Employer-Paid Tuition Assistance
Some employers offer tuition assistance as an employee benefit. Employees who receive employer-paid tuition assistance can exclude up to $5,250 of the benefit from federal income taxes each year, as long as certain qualifications are met. Tax-free education assistance is intended for the employee only and not their spouse or dependents.
Eligible expenses for tax-free tuition assistance
Tax-free employer tuition assistance must be used toward an employee’s education. This includes undergraduate and graduate courses, and continuing education. Eligible courses are not required to be part of a degree or certificate program, and students do not have to be enrolled full-time.
Employer tuition assistance programs vary. Some employers only offer tuition assistance for courses taken in specific fields, and many require the employee to earn As or Bs to qualify for reimbursement. An employee may be required to pay back tuition assistance if they resign from the firm within a certain time period.
Eligible expenses include:
- Tuition and fees
- Supplies and equipment
Eligible expenses do not include costs of:
- Sports, games or hobbies, unless they are required for a degree program or have a reasonable relationship to the employer’s business
- Computers, tools or other supplies that the employee can keep after the course is over
- Education costs for an employee’s spouse or dependents
Working condition fringe benefit
Employees who receive more than $5,250 in one year for education assistance generally must include the excess amount in their taxable income. However, the excess amount is tax-free if it represents a working condition fringe benefit.
A working condition fringe benefit is an expense that would be deductible as an employee business expense if the employee had paid for it. This includes education to improve employee’s current job skills and continuing education courses.
Coordination with other tax-free education benefits
The qualified expenses used to justify tax-free employer education assistance may not be used to justify other federal education tax benefits, such as the American Opportunity Tax Credit or Lifetime Learning Credit.
There is also no-double dipping with 529 plan tax benefits. Taxpayers who receive tax-free tuition assistance may take a non-qualified 529 plan withdrawal in the same year, so long as they first subtract the amount of the benefit from their total qualified 529 plan expenses.
For example, an employee with $25,000 in tuition and textbook expenses who receives the maximum amount of tax-free employer-paid tuition assistance may withdraw $19,750 tax-free from a 529 plan.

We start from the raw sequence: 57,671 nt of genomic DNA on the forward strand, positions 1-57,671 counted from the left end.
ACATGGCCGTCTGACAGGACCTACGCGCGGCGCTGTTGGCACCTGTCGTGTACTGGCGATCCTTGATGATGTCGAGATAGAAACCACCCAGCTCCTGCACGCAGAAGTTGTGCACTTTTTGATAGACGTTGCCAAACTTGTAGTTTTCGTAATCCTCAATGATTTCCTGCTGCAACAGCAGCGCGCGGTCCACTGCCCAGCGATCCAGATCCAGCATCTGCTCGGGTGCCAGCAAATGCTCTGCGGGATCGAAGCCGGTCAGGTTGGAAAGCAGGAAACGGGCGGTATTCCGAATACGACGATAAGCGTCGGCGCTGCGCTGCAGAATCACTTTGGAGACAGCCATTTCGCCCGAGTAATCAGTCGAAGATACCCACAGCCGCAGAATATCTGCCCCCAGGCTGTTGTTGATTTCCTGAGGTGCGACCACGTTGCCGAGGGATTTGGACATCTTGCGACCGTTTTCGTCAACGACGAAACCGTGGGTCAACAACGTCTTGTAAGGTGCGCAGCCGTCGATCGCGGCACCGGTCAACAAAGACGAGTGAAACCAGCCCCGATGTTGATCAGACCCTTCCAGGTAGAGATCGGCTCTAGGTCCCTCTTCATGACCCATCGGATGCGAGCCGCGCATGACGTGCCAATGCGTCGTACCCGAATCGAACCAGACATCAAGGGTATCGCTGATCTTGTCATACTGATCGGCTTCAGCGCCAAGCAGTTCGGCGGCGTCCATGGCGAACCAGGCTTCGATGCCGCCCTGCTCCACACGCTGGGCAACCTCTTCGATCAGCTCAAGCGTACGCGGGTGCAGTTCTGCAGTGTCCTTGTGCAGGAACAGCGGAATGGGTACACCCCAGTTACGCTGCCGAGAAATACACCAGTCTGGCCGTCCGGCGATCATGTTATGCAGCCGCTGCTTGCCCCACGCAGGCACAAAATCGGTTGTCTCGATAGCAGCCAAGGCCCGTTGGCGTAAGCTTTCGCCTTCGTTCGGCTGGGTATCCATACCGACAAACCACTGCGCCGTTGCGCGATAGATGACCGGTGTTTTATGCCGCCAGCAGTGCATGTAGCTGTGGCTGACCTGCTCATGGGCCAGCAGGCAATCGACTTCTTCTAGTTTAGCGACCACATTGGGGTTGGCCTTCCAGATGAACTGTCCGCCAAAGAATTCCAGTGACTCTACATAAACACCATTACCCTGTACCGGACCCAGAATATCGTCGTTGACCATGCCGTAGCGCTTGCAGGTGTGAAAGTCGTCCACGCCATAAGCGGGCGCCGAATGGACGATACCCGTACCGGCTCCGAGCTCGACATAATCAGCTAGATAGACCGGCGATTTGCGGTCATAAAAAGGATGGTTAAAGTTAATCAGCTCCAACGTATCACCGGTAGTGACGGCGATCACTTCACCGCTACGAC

$25,000 – $5,250 (employer tuition assistance) = $19,750 tax-free 529 plan distribution
Does employer-paid tuition assistance affect financial aid?
Employer-paid tuition assistance is considered a form of financial aid by colleges and must be reported on the Free Application for Federal Student Aid (FAFSA). The amount of tuition assistance received is added to the student’s Expected Family Contribution (EFC) and reduces the amount of need-based financial aid the student is eligible to receive. Employer-paid educational assistance is not, however, reported on the Free Application for Federal Student Aid (FAFSA).
Employer assistance with student loan repayment
Some employee benefits packages include help with paying down student loan debt. However, unlike tuition assistance, student loan repayment assistance benefits from an employer are currently considered taxable income. Legislation was introduced in February 2019 in the House and the Senate to expand the tax exclusion of up to $5,250 per year in tuition assistance to include payments of qualified education loans.
Other educational assistance provided by employers
A growing number of employers offer help with college planning for employees, their children and their grandchildren. College planning employee benefits include 529 plan selection, payroll deduction for 529 plan contributions and matching contributions. Matching contributions from an employer are considered taxable income, but some companies help cover the costs of these taxes.
Companies may hire a third-party such as Gradvisor to facilitate 529 plan enrollment and payroll deduction. Gradvisor also provides customized advice on 529 plan selection, tracking investments and setting up a college savings goal.
A good place to start